Collecting Hidden Beauty

Sometimes, on my walks, I like to play a little game.

I call it Alleyway to Art Gallery.

Something catches my eye —  a piece of rust, moss on a worn fence, a shattered windshield,  even some crumpled paper floating in the gutter.

At that moment, in that light, it is astonishing.

That’s how the game begins.

Part two is imagining that the little piece of beauty has been magically transported from the gutter to a pristine white gallery.

The lighting and ambience are perfect. The exhibited piece is HUGE. Twenty feet high.

Perhaps sparkling wine is being served …

The colours, the textures! It’s stunning.

In some ways, the game can be a little depressing since the imaginary exhibit is far more gorgeous and spontaneous than anything I’m likely to create.

But, therein lies the fun of it. It’s an inspiration. Something to aspire to.

Plus, before you know it, I’ve been on a little fantasy VAG, MoMA, or Tate Modern trip during the course of a dog walk.

It’s my little secret. Until it wears away, blows away, or the light changes, it’s part of my own private collection.

The pictures in this blog are of a treasure I found in a local alleyway around this time last year.

As you can see in the photo above,  the alleyway in question did not seem, at first glance, to hold a lot of promise. I can’t remember how exactly I came to notice it. Perhaps Geordie wanted to pee on it.

It was a large painting, done on some sort of wood veneer with thick, swirling sweeps of paint. Hard to say if was acrylic or oil paint, or what the original subject was.

I’m not sure how long it had been languishing in they alley when I found it, but much of the paint had worn off and the wooden base had started to de-laminate. Moss was beginning to colonize parts of the wood, and windy weather had caused brilliant fall leaves to pile up in front of it.

One or two other leaves had become plastered to the old painting and random, yet somehow perfect, intervals.

It was one of those overcast, damp days where the sky is a dull grey, but all terrestrial colours seem extra bright to compensate. Flecks of blue left in the painting, and the touches of red in the autumn leaves, seemed to add little jolts of electricity to the overall composition.

I visited my little secret art show several times over the next few weeks, until it disappeared under the winter snow.

I considered all the the elements that went into the accidental “installation”.

The painter and their original inspiration.

The decisions and/or circumstances that led to the painting being abandoned in the alley.

The wind, the leaves, the moss, the light.

My decision to walk that way that day.

Geordie’s sudden need to pee.

Somehow this little game brings me much joy.

More and more I’m trying to find ways to steer my mind onto calmer pathways and thinking about beauty and serendipity makes a welcome change from too much news or  the never-ending “to-do” list.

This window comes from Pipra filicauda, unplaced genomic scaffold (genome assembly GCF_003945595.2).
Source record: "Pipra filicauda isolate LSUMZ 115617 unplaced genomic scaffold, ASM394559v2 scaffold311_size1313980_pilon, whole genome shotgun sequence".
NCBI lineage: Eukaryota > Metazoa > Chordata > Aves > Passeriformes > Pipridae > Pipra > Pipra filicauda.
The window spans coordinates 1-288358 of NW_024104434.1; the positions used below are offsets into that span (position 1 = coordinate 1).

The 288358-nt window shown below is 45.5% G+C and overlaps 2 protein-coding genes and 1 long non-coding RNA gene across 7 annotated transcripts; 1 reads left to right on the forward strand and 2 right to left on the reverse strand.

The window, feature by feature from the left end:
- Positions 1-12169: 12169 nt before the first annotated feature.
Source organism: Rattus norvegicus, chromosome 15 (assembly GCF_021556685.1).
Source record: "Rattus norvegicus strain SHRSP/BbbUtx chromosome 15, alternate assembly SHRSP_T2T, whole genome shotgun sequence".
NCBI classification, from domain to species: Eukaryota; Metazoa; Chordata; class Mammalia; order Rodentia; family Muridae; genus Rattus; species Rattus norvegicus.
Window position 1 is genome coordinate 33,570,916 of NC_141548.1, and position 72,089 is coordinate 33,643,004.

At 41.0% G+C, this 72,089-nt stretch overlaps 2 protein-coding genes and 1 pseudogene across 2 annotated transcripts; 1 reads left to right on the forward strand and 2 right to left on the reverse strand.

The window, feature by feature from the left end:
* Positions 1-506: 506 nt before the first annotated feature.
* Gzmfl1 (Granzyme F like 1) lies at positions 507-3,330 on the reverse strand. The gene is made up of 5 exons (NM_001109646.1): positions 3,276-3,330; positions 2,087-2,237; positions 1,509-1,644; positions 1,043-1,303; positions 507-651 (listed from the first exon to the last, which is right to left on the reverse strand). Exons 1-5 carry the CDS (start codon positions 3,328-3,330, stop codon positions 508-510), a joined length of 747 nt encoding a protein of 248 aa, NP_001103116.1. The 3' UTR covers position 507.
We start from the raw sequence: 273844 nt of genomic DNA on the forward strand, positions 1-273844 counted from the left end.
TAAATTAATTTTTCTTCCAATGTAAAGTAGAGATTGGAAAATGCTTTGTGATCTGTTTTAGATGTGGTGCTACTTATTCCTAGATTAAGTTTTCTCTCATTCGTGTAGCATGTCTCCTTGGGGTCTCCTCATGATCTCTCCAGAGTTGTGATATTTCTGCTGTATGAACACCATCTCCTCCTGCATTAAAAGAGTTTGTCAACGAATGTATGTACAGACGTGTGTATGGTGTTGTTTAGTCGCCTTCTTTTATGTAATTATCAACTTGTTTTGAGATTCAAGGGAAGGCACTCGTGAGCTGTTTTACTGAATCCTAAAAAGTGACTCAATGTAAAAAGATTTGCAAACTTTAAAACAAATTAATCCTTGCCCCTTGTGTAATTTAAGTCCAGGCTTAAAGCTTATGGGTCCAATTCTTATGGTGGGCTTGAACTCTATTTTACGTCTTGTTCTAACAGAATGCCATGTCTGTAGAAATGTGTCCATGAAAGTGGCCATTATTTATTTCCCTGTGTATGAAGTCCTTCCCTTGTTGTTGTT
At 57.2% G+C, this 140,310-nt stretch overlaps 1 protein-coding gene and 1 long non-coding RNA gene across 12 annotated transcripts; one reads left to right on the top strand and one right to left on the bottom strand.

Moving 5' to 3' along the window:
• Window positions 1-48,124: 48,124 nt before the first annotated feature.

I recommend it.


If you enjoyed this post, you may also like, The Gift.

















17 thoughts on “Collecting Hidden Beauty

  1. Thank you for setting the tone for my holiday season in such a beautiful way. Here in the USA for me, it’s Halloween and take a deep breath because the fast ride begins and ends with the New Year. I play a similar game (henceforth to be called June’s game) and it gives such beauty and pleasure. Just love your images in both this post and The Gift.

  2. I especially like today’s entry, June. What a nice eye you have to the world’s accidental beauties, and a nice way of describing it all. I like looking at hidden gems too; old graffitied walls are a favorite, with all the layers of peeling paint peeking between the cracks.

  3. Thank you for this reminder. I am fortunate in that I have two grandchildren (aged 3 1/2 and 16 months) and their presence helps and reminds me to look at the world through eyes of the constant wonderment that they do. They are both enchanted and mesmerized by the movement of leaves on a bush or tree – a meditation, if you will.

    I sincerely hope to meet you in person one of these fine days; I look forward to your musings always.

    • Thanks, Diane. So lucky to have your grandchildren as guides to the wonder of everything. None for me so far, but I do remember my kids being little and the stories they’d make up about things we found out in nature. Looking forward to meeting you too one day day.

  4. Hi June,

    Amazing! What a gift that you were able to see this before it was gone. I love discoveries like that. Some of my favourites are when I stumble upon art people have done on their garage doors, or created and displayed on their front steps/porches. There is inspiration all around us!

    Happy Friday,
    Corinne Palmer
    The Painting Crow

    • Oh, yes – there’s an amazing painting on garage doors somewhere in an alley between Nanaimo and Renfrew and between Hastings and Dundas. I found it a couple of times on wanders but I can never remember exactly where it was (which is part of the fun, I guess). I think it includes some ducks …

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  9. Thank you so much for this. Your beautifully worded advice really resonated with me. There are so many gifts missed by rushing through our days when it’s often not necessary. Just a moment’s pause while walking and they are presented to us. And as to gifts, your blog is surely one to me!

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